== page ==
Brain

Efflux Uptake

Brain

Efflux Uptake

Body And Drug Absorption Excretion
Figure 7 Drug absorption, distribution, and elimination: the ABC and/or SLC transporter network mediate vectorial transport in each of the key body organs, with transporters at the basolateral or apical membranes of the organ-specific cells indicated in brackets.

Systemic blood

Systemic blood

Abc Slc Transporters

oatp4a1 Intestinal lumen

Figure 8 Distribution of the main drug ABC (blue) and SLC (red) transporters on the apical and basolateral membranes of intestinal enterocytes. All apical transporters (except MRP1) lie at the top of the villi.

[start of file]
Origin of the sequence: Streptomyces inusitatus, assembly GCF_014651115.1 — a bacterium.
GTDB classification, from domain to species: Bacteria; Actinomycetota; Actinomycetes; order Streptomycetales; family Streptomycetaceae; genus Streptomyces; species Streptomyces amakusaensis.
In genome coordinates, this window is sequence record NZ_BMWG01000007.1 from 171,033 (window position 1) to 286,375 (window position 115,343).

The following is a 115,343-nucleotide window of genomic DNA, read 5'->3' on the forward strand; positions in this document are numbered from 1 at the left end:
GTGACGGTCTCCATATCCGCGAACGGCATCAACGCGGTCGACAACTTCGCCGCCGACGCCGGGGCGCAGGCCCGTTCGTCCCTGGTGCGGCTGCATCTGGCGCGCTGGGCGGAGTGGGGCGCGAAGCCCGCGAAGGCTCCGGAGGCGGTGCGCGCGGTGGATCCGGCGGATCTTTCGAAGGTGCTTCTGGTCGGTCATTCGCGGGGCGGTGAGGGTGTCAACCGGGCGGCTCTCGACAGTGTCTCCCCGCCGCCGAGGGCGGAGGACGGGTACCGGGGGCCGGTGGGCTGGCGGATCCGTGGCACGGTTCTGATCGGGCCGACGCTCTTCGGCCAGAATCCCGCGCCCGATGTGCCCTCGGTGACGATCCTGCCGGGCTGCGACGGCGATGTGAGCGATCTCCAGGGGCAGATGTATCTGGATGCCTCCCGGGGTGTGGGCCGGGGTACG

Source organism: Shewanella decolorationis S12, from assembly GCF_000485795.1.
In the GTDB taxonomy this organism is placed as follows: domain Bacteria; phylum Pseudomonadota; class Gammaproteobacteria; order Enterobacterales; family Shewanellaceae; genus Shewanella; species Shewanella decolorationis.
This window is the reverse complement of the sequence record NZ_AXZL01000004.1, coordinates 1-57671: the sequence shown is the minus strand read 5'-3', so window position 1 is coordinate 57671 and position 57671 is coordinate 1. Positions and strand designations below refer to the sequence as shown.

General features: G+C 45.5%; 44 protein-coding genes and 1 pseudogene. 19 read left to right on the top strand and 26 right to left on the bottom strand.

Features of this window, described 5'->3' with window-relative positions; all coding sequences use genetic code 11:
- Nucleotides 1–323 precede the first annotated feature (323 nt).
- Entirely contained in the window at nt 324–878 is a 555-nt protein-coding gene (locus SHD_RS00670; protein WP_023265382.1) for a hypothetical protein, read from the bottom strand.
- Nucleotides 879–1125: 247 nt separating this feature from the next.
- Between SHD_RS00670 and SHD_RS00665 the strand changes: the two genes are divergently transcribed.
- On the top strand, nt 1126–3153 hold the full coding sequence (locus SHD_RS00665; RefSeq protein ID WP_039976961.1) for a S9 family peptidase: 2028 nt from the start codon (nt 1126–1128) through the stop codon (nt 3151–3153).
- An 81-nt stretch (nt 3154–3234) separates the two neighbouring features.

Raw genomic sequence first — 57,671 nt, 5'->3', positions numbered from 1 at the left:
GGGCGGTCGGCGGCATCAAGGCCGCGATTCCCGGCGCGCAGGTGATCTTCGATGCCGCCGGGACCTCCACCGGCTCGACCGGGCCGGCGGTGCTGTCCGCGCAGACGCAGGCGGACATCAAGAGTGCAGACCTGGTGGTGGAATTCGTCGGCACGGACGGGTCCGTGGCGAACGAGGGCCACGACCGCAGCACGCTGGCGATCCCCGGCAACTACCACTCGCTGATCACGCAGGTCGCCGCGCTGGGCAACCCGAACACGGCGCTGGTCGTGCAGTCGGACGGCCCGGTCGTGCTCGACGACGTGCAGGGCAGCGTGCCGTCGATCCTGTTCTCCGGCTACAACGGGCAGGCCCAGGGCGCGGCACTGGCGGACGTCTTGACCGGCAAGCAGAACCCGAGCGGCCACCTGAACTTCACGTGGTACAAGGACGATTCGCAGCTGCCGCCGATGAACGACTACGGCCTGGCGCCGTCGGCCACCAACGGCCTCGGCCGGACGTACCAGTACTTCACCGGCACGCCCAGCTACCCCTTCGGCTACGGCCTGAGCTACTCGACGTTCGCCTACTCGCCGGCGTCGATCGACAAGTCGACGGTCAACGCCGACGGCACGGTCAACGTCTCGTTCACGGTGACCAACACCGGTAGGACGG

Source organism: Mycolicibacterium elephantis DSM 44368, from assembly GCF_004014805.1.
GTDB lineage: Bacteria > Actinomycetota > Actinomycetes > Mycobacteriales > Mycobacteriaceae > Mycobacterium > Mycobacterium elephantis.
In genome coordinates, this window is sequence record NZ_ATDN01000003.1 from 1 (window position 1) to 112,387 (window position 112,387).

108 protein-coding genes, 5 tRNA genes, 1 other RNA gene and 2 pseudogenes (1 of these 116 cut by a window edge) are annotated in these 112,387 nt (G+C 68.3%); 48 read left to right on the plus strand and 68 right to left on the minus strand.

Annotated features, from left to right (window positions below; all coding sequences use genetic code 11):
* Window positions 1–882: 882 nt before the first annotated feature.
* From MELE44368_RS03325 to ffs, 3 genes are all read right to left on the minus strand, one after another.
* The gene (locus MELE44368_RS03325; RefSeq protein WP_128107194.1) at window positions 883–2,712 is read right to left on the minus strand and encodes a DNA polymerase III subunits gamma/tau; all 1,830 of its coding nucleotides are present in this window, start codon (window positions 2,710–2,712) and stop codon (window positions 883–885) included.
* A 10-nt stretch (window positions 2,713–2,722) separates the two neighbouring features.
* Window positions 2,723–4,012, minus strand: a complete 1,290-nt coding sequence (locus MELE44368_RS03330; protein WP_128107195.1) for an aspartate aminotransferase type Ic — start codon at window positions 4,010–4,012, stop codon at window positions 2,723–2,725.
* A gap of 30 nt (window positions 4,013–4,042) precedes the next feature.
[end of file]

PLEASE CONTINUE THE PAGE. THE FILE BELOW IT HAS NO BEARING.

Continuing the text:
oatp4a1 Intestinal lumen

Figure 8 Distribution of the main drug ABC (blue) and SLC (red) transporters on the apical and basolateral membranes of intestinal enterocytes. All apical transporters (except MRP1) lie at the top of the villi.